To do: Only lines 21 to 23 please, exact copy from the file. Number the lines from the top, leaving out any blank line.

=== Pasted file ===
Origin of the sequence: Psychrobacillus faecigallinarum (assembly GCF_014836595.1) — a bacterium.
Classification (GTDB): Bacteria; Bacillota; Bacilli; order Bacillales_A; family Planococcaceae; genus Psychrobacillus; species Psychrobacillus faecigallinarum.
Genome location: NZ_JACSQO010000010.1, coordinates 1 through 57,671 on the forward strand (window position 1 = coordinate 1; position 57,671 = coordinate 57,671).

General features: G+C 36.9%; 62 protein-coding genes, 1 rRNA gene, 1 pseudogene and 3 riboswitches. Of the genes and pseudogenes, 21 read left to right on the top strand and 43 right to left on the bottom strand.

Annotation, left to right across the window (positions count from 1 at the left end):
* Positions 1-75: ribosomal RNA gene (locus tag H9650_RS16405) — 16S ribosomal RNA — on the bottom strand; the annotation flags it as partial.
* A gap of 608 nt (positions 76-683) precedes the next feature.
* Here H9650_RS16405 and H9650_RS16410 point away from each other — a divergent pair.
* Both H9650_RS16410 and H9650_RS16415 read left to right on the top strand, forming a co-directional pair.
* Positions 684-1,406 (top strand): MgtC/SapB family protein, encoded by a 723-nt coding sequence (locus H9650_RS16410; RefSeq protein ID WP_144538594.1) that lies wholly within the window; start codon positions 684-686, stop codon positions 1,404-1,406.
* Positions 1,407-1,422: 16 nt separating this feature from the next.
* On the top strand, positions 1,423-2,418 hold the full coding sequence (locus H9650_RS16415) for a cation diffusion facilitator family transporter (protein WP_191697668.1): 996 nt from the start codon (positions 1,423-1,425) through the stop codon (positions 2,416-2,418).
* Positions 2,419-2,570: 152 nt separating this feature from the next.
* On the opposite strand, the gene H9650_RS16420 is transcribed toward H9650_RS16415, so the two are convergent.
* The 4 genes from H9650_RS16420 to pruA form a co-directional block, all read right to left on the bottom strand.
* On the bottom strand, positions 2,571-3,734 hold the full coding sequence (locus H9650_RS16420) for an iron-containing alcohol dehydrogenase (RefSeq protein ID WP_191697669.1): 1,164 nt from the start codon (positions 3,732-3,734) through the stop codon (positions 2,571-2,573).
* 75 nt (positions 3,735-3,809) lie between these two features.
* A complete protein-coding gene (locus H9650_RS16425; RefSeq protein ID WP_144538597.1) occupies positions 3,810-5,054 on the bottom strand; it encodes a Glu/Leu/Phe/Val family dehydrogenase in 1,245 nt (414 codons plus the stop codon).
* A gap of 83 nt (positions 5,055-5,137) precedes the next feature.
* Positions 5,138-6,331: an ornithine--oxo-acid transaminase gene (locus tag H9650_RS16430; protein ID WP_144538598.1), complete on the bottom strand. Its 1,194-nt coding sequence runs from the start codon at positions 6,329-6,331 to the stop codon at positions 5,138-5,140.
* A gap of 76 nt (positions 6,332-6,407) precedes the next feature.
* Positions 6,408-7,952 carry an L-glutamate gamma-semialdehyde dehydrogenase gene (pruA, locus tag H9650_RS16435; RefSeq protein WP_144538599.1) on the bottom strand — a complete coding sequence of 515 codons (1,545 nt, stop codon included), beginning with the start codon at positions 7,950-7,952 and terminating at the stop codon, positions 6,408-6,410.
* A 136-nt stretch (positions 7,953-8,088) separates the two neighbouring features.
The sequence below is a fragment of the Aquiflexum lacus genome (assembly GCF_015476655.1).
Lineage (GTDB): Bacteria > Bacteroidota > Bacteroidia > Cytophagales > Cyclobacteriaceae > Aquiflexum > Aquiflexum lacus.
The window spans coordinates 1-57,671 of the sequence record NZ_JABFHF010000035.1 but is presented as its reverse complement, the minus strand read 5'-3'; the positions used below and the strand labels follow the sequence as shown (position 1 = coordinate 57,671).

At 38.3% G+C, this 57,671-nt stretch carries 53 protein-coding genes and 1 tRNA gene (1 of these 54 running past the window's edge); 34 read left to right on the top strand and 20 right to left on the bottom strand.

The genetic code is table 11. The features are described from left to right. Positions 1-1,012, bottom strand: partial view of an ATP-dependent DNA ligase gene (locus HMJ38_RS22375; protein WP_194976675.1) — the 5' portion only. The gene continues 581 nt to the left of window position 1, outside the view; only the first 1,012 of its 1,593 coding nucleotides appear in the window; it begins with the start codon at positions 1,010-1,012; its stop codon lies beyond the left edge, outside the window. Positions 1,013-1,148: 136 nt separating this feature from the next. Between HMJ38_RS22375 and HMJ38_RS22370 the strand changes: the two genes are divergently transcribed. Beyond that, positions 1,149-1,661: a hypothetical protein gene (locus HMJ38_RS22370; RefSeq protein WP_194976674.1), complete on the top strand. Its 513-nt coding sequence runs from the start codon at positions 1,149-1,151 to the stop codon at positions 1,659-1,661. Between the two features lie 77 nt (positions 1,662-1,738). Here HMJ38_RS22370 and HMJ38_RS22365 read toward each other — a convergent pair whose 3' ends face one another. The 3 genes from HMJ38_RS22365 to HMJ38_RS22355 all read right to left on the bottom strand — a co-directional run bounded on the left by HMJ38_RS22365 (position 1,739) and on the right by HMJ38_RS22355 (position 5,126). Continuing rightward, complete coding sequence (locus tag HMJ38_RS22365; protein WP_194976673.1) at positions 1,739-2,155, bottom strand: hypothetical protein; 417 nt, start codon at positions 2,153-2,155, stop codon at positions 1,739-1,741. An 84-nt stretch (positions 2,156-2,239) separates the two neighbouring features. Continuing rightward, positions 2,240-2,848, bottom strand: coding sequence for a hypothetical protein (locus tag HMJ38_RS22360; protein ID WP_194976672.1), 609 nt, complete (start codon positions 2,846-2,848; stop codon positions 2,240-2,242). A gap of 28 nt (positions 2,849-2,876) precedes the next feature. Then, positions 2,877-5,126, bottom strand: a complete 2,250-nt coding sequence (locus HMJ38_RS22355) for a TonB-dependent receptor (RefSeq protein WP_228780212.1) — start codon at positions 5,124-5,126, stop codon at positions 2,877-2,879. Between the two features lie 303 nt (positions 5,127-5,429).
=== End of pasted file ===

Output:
* A gap of 76 nt (positions 6,332-6,407) precedes the next feature.
* Positions 6,408-7,952 carry an L-glutamate gamma-semialdehyde dehydrogenase gene (pruA, locus tag H9650_RS16435; RefSeq protein WP_144538599.1) on the bottom strand — a complete coding sequence of 515 codons (1,545 nt, stop codon included), beginning with the start codon at positions 7,950-7,952 and terminating at the stop codon, positions 6,408-6,410.
* A 136-nt stretch (positions 7,953-8,088) separates the two neighbouring features.